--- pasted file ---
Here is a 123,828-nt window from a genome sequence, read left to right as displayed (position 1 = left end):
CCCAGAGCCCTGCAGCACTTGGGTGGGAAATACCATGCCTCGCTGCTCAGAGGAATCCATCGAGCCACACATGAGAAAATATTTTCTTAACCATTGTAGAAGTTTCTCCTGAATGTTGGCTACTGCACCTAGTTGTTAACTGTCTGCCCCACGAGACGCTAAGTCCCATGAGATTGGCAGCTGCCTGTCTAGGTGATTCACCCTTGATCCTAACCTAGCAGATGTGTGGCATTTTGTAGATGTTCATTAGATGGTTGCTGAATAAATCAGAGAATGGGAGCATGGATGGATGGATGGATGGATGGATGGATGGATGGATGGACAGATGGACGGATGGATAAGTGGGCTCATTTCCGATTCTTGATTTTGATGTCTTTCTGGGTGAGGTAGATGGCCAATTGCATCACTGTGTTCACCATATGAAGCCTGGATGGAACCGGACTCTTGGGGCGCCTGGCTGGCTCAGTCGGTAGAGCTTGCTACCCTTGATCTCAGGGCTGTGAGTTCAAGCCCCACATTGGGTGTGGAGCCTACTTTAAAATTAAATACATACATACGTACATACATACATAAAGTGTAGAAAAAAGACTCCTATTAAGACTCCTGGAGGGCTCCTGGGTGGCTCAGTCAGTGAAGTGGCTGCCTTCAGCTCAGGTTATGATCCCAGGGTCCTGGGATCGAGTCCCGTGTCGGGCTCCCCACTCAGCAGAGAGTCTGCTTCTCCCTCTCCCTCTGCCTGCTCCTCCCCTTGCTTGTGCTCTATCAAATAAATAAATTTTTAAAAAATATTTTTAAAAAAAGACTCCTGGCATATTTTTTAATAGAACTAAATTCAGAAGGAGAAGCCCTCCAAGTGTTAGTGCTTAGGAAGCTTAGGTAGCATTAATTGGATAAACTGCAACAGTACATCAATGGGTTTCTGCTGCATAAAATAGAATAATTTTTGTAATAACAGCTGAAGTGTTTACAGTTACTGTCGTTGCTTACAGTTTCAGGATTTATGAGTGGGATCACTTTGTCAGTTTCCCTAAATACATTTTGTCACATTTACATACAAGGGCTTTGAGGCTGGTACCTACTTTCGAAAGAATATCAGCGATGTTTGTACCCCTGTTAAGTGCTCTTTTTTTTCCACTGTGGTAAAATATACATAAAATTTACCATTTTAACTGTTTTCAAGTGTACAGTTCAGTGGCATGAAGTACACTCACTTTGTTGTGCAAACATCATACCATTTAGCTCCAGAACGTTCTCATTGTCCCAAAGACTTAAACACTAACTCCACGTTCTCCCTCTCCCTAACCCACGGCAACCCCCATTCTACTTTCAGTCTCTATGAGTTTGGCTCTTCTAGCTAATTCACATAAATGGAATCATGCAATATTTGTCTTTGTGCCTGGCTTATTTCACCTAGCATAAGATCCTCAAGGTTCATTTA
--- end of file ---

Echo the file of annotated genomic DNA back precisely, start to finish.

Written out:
Here is a 123,828-nt window from a genome sequence, read left to right as displayed (position 1 = left end):
CCCAGAGCCCTGCAGCACTTGGGTGGGAAATACCATGCCTCGCTGCTCAGAGGAATCCATCGAGCCACACATGAGAAAATATTTTCTTAACCATTGTAGAAGTTTCTCCTGAATGTTGGCTACTGCACCTAGTTGTTAACTGTCTGCCCCACGAGACGCTAAGTCCCATGAGATTGGCAGCTGCCTGTCTAGGTGATTCACCCTTGATCCTAACCTAGCAGATGTGTGGCATTTTGTAGATGTTCATTAGATGGTTGCTGAATAAATCAGAGAATGGGAGCATGGATGGATGGATGGATGGATGGATGGATGGATGGATGGACAGATGGACGGATGGATAAGTGGGCTCATTTCCGATTCTTGATTTTGATGTCTTTCTGGGTGAGGTAGATGGCCAATTGCATCACTGTGTTCACCATATGAAGCCTGGATGGAACCGGACTCTTGGGGCGCCTGGCTGGCTCAGTCGGTAGAGCTTGCTACCCTTGATCTCAGGGCTGTGAGTTCAAGCCCCACATTGGGTGTGGAGCCTACTTTAAAATTAAATACATACATACGTACATACATACATAAAGTGTAGAAAAAAGACTCCTATTAAGACTCCTGGAGGGCTCCTGGGTGGCTCAGTCAGTGAAGTGGCTGCCTTCAGCTCAGGTTATGATCCCAGGGTCCTGGGATCGAGTCCCGTGTCGGGCTCCCCACTCAGCAGAGAGTCTGCTTCTCCCTCTCCCTCTGCCTGCTCCTCCCCTTGCTTGTGCTCTATCAAATAAATAAATTTTTAAAAAATATTTTTAAAAAAAGACTCCTGGCATATTTTTTAATAGAACTAAATTCAGAAGGAGAAGCCCTCCAAGTGTTAGTGCTTAGGAAGCTTAGGTAGCATTAATTGGATAAACTGCAACAGTACATCAATGGGTTTCTGCTGCATAAAATAGAATAATTTTTGTAATAACAGCTGAAGTGTTTACAGTTACTGTCGTTGCTTACAGTTTCAGGATTTATGAGTGGGATCACTTTGTCAGTTTCCCTAAATACATTTTGTCACATTTACATACAAGGGCTTTGAGGCTGGTACCTACTTTCGAAAGAATATCAGCGATGTTTGTACCCCTGTTAAGTGCTCTTTTTTTTCCACTGTGGTAAAATATACATAAAATTTACCATTTTAACTGTTTTCAAGTGTACAGTTCAGTGGCATGAAGTACACTCACTTTGTTGTGCAAACATCATACCATTTAGCTCCAGAACGTTCTCATTGTCCCAAAGACTTAAACACTAACTCCACGTTCTCCCTCTCCCTAACCCACGGCAACCCCCATTCTACTTTCAGTCTCTATGAGTTTGGCTCTTCTAGCTAATTCACATAAATGGAATCATGCAATATTTGTCTTTGTGCCTGGCTTATTTCACCTAGCATAAGATCCTCAAGGTTCATTTA